By Jim Steele
I don’t want to hear about how Alabama gets all the calls. I don’t want to hear about playing in a hostile environment.
I don’t want to hear about how the TV announcers seemingly favor Alabama. I don’t want to hear about how Nick Saban has the officials in his hip pocket.
That’s football. You overcome those distractions. Alabama does. Georgia does. Ohio State does. Even Florida has this year.
Let’s face it, Alabama just plain ole’ beat Tennessee and had a scoop-and-score in the fourth quarter just to rub it in.
The simple truth is this: Tennessee is not a great football team. It’s not even a very good team. I might categorize this team as decent, certainly better than anything Jeremy Pruitt fielded. But this is not a great team. This team thrives too much in respect to living on the edge.
How does Tennessee lead 20-7 at halftime and seemingly board the bus before the third quarter begins? This was a classic case of Jekyll and Tide. Guys, football is a four-quarter game. Tennessee couldn’t answer the bell in the second half. You don’t get on the bus to go home at halftime.
It’s puzzling because the Vols dominated Alabama in the first half. Dominated. They cruised to a 20-7 lead at the half. The Tennessee fan in me felt a bit uneasy at the half. Tennessee had two drives in the red zone bog down and it had to settle for field goals. Tennessee should have been up 28-7 at the break.
I’m not sure that would have mattered, though.
Who knows? It might have changed the way both coaches approached the second half. Again, I’m not sure it would have mattered much.
Alabama came out in the second half and made a statement out of the blocks. The Tide had a big run to start the third, then completed a long TD pass. Two plays, 75 yards and Tennessee was shell shocked.
What happened to the running game? Tennessee’s leading rusher was Joe Milton Jr. with 59 yards. What happened to this vaunted pass rush? Okay, three sacks of Milroe weren’t bad. Alabama adjustments made a difference. Bama adjusted and Tennessee didn’t.
People want to hammer Josh Heupel, and he is due criticism after that performance in Tuscaloosa, but he still has this team at 5-2 thus far. That’s better than what Tennessee could have hoped for three years ago. Sure, some of his play-calling and decision-making was dicey, especially going for it on fourth down deep in Tennessee territory. The gambit failed.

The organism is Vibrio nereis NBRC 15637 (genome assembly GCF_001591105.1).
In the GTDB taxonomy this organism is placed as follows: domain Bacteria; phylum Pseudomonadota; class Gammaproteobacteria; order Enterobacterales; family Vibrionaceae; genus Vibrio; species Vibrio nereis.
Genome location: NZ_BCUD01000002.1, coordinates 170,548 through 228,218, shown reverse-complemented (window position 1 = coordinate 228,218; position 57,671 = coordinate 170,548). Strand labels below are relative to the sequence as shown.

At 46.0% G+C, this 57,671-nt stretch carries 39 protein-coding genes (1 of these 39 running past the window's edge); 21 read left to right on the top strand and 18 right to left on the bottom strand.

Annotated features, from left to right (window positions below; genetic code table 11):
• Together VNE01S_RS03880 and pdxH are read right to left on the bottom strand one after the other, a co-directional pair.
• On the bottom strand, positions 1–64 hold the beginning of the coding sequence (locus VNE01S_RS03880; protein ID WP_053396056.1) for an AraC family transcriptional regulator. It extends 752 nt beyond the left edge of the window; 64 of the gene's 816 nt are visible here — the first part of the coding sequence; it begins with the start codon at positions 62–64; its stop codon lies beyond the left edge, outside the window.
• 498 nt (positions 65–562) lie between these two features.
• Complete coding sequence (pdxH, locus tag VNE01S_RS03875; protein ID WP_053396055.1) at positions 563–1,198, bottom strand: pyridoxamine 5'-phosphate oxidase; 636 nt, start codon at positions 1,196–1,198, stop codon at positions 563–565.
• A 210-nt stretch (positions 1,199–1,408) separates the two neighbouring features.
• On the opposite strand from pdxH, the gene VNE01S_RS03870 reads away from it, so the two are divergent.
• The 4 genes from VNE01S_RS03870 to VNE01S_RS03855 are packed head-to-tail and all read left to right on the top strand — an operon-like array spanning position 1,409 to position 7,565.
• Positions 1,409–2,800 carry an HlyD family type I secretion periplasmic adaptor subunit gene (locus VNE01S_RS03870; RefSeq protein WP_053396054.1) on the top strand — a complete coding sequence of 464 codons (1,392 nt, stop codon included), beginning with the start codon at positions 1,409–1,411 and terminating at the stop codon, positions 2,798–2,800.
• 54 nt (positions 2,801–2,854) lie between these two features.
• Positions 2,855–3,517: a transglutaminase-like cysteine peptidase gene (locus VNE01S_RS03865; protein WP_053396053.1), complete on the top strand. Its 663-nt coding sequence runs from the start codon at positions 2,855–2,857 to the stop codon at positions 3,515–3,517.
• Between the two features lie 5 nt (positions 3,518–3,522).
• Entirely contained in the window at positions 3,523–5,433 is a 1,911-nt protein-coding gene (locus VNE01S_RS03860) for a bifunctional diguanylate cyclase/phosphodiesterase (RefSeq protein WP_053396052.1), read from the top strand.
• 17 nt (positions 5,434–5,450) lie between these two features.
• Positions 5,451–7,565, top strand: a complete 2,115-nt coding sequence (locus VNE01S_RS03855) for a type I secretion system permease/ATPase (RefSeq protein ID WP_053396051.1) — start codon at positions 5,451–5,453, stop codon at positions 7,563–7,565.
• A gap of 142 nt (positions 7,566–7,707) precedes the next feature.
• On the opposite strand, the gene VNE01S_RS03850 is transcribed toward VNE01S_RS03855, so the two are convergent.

Some people say Milton isn’t an SEC quarterback. I agree. I wonder what happened to the guy who led the Vols to the Orange Bowl victory, the same guy who won the game’s MVP after routing Clemson.
The truth is this: Heupel would lose the locker room if he replaced Milton. Milton is the team’s guy, despite the fact that he misses more than he hits on the deep ball (when they throw it), that he’s not that mobile and that his decision-making is suspect. Replacing him would splinter the team. The players love him.
Right now, Heupel doesn’t need to create any unnecessary drama in the clubhouse, even though fans are clamoring for it. I’m not sure Nico Iamaleava is ready yet. I’m told he’s looked good in practice, but isn’t ready. Others say they think he’s ready. I’d hate to throw him to the Lions. This will be his team next year. With the recruits Tennessee has coming in, Heupel will begin to build a juggernaut.
In the meantime, the Vols needed to score touchdowns in the red zone. Tennessee must convert on fourth-and-inches. Tennessee can’t go into the red zone and come away empty. You can’t turn the ball over. You can’t have eight penalties. But Tennessee did and that’s why it lost. It’s not because Alabama coach Nick Saban paid the officials and other similar nonsense I hear from wounded Big Orange fans.
Tennessee just plain ole’, flat out got beat by a team that wasn’t that much better. The difference? Alabama executed in the second half. Tennessee played ‘possum.
It shouldn’t have happened that way.
Meanwhile, Tennessee needs to let this ignominious loss burn in its belly when it goes to Kentucky next Saturday.
It’s one thing to get shelled by Alabama, it’s quite another to squander opportunities away at Kentucky. We’ll see what this team is made of. One thing is certain: the film session Sunday was very likely intense, perhaps painful.
But we have to be honest. This is not a great Tennessee team. That was made clear in Gainesville and Tuscaloosa.
Jim Steele is a correspondent for Magic Valley Publishing.